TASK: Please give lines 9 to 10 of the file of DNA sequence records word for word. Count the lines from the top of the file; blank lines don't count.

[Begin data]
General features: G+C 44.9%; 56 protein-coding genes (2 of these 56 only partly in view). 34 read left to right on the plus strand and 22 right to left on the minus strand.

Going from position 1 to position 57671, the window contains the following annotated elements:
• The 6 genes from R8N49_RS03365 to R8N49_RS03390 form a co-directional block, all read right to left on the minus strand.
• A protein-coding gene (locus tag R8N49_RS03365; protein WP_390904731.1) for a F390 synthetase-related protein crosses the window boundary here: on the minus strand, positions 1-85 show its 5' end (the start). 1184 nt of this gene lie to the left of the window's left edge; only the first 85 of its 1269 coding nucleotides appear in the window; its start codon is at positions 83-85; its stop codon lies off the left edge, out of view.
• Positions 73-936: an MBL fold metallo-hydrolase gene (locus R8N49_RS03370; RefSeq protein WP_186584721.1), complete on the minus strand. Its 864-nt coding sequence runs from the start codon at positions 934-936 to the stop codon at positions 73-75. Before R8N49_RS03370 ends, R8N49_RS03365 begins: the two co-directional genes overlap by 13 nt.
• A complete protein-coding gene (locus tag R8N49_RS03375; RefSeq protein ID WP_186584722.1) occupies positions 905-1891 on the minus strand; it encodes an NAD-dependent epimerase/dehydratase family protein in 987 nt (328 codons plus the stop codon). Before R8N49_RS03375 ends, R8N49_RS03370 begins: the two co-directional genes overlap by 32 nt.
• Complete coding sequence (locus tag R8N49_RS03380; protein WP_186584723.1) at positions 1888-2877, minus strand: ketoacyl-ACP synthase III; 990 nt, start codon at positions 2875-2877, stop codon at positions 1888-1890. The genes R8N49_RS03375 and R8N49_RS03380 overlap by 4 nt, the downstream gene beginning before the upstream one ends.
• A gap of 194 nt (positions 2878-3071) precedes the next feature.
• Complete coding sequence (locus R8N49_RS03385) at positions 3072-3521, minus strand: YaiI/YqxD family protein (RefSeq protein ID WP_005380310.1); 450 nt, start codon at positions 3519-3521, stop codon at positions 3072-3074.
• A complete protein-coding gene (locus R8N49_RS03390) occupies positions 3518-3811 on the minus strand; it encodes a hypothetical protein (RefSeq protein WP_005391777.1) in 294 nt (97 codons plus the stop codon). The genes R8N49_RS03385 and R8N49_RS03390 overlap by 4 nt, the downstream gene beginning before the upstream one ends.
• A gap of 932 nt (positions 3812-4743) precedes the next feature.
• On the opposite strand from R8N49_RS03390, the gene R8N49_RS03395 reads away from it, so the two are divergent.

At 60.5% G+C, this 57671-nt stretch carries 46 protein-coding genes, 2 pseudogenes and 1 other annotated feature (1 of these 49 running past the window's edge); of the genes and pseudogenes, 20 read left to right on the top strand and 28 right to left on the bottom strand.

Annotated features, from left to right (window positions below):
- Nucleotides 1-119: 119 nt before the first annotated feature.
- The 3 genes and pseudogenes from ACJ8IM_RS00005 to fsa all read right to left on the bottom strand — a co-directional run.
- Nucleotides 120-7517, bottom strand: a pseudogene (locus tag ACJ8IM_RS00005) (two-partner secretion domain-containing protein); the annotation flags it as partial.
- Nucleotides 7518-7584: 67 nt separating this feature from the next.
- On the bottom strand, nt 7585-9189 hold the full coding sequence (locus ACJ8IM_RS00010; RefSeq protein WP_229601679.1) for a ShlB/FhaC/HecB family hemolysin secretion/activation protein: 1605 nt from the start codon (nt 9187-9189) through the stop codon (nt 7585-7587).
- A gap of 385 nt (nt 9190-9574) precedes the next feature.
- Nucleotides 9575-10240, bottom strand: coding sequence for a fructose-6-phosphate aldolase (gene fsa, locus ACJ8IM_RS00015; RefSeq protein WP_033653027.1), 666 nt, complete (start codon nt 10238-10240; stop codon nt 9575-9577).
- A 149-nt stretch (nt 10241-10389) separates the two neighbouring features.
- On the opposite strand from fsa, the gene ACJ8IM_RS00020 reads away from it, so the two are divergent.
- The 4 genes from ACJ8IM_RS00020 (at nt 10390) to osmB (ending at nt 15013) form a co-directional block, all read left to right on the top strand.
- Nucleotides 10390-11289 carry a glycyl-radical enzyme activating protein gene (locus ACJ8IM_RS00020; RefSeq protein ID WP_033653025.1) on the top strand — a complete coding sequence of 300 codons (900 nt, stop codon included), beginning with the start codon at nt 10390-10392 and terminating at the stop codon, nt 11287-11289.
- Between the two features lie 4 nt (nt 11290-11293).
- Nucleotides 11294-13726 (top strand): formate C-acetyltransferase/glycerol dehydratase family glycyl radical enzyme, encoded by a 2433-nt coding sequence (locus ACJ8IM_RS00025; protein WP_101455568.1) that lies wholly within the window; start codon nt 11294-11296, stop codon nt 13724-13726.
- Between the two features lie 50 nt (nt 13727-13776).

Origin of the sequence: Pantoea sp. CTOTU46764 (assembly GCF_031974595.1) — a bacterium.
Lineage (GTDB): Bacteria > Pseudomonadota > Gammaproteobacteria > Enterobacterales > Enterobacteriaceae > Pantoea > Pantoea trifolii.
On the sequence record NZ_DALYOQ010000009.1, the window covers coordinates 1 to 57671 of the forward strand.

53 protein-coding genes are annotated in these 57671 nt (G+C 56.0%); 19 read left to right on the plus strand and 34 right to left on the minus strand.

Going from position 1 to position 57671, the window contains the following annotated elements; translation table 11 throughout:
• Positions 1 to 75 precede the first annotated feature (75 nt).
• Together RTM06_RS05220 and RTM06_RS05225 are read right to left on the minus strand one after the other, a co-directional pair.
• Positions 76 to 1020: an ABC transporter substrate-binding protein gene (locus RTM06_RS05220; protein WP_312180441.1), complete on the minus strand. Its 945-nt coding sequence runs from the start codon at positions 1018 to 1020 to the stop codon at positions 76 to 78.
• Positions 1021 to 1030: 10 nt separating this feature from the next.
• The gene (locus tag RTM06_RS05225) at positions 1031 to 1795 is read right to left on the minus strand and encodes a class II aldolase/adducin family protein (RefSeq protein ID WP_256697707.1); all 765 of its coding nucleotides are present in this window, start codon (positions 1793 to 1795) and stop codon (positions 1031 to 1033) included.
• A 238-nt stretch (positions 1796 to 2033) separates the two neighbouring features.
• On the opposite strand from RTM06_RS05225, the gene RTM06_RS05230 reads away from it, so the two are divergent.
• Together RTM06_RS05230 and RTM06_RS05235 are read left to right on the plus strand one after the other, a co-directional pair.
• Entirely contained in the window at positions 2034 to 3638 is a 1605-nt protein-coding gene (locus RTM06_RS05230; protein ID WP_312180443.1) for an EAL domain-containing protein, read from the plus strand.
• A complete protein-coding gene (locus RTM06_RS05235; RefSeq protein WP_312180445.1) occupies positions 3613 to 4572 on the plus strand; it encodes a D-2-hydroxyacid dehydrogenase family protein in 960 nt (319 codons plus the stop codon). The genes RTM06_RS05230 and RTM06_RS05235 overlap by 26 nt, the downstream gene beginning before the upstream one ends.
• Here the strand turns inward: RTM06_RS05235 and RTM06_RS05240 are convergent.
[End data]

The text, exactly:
• Complete coding sequence (locus R8N49_RS03385) at positions 3072-3521, minus strand: YaiI/YqxD family protein (RefSeq protein ID WP_005380310.1); 450 nt, start codon at positions 3519-3521, stop codon at positions 3072-3074.
• A complete protein-coding gene (locus R8N49_RS03390) occupies positions 3518-3811 on the minus strand; it encodes a hypothetical protein (RefSeq protein WP_005391777.1) in 294 nt (97 codons plus the stop codon). The genes R8N49_RS03385 and R8N49_RS03390 overlap by 4 nt, the downstream gene beginning before the upstream one ends.